Pre-tournament, doubts were being cast over the likes of Germany due to their lack of options in the striker department. They undoubtedly have a lot of talent on show, but they only have one out-and-out striker in their squad in the form of Miroslav Klose, who has scored 69 international goals in 132 games. The veteran forward isn’t a classic number nine; he tends to come looking for the ball deep and tries to be involved in the build up as well as the midfield. With the likes of Mario Goetze and hat-trick hero Thomas Mueller, Joachim Low could have the movement in midfield to take up Spain’s mantle, playing either of the two in the newly famous false nine position.
Brazil’s hopes are pinned on wonder-kid Neymar (33 goals in 51 appearances for his country); and although the young Brazilian has a good record for his national side, it remains to be seen if the likes of Hulk and Fred can give him enough of a platform on which to perform. The result against Mexico would suggest that they may not have the capacity to do so.
Portugal have Cristiano Ronaldo (49 goals in 112 international appearances), but the Real Madrid star is prone to attempting to do everything himself, leading to frustration among fans and team-mates. Can the likes of Helder Postiga hold up at this level?
France’s clear star up front is Karim Benzema but Didier Deschamps has been known to play the forward on the wing to accommodate a wider range of attacking options up front. Arsenal’s Olivier Giroud made a decent impact in the Premier League this season, but he was nothing spectacular and and Bayern Munich winger Franck Ribery has succumbed to injury. Benzema’s full potential is surely in the number nine role and he proved this against Honduras, scoring twice and creating the chance for the own goal.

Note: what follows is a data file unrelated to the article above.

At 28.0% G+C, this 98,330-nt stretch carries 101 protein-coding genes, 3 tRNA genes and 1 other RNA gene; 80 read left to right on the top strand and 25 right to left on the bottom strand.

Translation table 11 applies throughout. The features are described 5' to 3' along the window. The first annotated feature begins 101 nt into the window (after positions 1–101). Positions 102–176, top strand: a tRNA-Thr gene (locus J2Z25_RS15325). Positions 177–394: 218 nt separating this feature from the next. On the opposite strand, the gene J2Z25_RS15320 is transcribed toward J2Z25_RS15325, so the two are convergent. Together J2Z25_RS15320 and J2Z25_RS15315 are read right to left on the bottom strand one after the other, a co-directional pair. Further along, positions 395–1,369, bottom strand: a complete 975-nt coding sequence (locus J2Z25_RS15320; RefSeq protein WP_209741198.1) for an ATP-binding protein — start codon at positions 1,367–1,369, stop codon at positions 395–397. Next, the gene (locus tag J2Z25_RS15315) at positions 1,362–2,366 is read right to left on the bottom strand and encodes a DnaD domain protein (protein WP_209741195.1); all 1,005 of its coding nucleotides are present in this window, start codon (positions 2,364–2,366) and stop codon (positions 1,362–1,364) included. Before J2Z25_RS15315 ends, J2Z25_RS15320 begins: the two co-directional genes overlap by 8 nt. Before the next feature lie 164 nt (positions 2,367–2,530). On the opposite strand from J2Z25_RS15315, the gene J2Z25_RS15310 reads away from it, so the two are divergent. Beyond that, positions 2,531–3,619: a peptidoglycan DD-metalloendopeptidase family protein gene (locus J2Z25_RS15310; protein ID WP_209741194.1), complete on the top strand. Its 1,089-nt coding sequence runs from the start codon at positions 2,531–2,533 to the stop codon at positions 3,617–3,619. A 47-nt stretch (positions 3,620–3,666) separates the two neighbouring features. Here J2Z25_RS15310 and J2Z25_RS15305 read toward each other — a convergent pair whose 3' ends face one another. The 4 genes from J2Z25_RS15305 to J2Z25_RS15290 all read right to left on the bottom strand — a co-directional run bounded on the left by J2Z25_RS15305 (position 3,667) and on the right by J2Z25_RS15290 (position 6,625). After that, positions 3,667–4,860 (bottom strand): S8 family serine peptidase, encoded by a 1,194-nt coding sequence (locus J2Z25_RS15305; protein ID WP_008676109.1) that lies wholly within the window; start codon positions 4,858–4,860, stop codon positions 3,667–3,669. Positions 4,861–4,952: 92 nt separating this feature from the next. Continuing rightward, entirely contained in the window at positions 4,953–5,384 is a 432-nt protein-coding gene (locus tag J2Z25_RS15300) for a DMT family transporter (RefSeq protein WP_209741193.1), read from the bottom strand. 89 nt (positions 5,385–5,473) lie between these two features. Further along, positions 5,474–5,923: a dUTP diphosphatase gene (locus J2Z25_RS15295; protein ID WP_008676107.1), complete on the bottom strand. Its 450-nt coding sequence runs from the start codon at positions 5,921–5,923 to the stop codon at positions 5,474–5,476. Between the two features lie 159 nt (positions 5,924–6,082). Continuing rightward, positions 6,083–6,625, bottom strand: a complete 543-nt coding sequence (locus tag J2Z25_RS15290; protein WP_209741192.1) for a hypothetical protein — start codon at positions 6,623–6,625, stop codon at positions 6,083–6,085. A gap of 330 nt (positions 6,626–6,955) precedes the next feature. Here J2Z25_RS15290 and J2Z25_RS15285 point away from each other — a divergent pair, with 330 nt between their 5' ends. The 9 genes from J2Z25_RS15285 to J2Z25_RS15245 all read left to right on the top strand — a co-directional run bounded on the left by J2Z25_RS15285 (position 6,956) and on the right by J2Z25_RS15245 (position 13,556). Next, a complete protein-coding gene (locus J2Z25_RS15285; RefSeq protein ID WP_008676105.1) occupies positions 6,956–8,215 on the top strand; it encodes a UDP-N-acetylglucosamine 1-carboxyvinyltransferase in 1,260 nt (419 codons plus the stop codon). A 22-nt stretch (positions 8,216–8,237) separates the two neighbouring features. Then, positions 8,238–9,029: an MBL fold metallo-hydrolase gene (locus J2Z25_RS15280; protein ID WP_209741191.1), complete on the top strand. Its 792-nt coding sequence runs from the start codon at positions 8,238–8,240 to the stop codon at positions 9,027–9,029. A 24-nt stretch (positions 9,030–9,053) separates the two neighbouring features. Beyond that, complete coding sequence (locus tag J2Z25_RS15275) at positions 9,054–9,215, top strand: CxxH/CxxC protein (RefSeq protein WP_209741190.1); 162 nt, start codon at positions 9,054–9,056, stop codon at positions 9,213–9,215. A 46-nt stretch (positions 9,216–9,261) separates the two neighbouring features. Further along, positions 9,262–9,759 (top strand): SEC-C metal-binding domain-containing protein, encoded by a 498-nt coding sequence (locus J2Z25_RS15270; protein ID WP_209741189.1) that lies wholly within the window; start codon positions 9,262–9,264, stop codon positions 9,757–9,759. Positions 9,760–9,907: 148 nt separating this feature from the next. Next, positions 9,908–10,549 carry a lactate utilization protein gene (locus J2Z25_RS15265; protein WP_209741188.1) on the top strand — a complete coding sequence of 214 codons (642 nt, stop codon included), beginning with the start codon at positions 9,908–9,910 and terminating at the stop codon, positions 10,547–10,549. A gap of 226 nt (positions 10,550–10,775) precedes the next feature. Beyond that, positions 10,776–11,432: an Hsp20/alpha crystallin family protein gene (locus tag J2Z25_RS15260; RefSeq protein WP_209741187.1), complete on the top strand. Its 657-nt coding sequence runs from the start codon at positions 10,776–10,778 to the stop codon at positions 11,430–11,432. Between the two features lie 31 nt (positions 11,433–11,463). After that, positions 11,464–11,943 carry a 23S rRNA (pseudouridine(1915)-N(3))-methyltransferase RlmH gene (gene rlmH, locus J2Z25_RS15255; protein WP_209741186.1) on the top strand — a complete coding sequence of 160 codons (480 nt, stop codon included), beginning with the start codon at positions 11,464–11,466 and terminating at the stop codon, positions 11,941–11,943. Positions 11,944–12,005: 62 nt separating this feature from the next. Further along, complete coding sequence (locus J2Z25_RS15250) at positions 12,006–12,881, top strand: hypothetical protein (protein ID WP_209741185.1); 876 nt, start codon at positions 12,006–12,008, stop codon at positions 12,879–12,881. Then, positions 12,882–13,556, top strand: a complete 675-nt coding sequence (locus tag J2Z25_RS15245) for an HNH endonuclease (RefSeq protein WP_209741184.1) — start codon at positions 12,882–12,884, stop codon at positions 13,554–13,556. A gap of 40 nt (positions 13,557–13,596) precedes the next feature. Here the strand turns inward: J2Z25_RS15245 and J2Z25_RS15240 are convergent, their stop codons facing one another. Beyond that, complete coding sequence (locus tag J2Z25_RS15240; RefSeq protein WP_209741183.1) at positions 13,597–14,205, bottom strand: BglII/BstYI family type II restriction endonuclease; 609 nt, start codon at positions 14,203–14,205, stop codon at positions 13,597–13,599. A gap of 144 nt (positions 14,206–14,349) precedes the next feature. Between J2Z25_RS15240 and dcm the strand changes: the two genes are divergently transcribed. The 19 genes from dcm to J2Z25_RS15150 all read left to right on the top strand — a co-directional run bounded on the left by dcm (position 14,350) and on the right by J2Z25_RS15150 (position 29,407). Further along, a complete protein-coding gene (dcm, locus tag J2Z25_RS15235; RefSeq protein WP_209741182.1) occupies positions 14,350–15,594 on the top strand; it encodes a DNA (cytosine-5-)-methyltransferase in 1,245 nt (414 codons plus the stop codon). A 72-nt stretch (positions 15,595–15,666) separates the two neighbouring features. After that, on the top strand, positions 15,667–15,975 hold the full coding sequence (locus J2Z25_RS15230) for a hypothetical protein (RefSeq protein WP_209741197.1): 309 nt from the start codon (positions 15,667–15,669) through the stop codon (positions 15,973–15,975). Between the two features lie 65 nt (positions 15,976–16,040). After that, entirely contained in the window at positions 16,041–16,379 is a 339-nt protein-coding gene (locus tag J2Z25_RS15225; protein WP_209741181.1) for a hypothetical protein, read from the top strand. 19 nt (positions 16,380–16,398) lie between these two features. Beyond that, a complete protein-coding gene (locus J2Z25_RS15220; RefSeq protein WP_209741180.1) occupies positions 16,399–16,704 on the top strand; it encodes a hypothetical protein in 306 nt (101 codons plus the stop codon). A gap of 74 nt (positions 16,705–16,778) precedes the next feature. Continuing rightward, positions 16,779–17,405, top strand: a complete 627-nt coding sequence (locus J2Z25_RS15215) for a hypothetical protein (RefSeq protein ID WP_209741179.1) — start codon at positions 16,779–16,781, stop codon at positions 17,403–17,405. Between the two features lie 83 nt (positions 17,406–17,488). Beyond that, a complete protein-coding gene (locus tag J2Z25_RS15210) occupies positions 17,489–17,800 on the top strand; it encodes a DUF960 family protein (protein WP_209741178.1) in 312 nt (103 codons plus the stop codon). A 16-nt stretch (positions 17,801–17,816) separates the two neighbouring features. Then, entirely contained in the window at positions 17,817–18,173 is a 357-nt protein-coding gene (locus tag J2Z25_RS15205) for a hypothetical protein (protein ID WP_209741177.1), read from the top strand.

Italy will always be dangerous opponents. Mario Balotelli performed very well in their opening game against England. Recent Borussia Dortmund signing Ciro Immobile shone in pre-tournament friendlies and they now look quite dangerous offensively. Their goals could help the Azzurri to make an impression on this World Cup.
Belgium have good attacking talents such as Romelu Lukaku and Eden Hazard. Uruguay have Edinson Cavani who started the tournament poorly, but the return of talisman Luis Suarez should aid their situation. England posses the in-form Daniel Sturridge and the much spoken about Wayne Rooney. All of these attacking players could prove decisive, and will influence their teams ability to have a chance of winning the tournament outright.
While question marks may remain about their defensive side, Argentina and the Netherlands are looking better as the weaknesses of other teams get exposed. While the addition of a striker in Diego Costa seemed to hinder Spain’s ability to an extent in the opening fixture, the Netherlands have their record goalscorer Robin Van Persie at his peak and with the right attitude he can be a match winner. Allied with Arjen Robben and supplemented by Wesley Sneijder, Louis Van Gaal’s side could prove a very difficult one to beat in this World Cup.
Argentina boast a mouth-watering line-up in attack; Lionel Messi (40 goals in 87 appearances for Argentina), Sergio Aguero and Gonzalo Higuain are a top three that would strike fear into any defence before even mentioning the likes of Angel Di Maria and Ezequiel Lavezzi. The question mark remains if the Netherlands’ relatively young team can cope with the pressures of the very top level and whether or not Argentina can marry their outstanding attacking options on paper with their defence and midfield options.
Of course, there is still scope for midfield domination; bursting runs, passes and goals from that area of the pitch will always be part and parcel of the game. The likes of Mario Goetze, Mesut Ozil, Yaya Toure and Arturo Vidal will surely delight viewers worldwide as will the emergence of new stars to surprise and astound. But the tournament is nicely poised for the big names in attack to step forward. There is so much more action to come, but with memories of Ronaldo in 2002 in mind, Brazil represents the strikers time to shine.
John O’Connor, Pundit Arena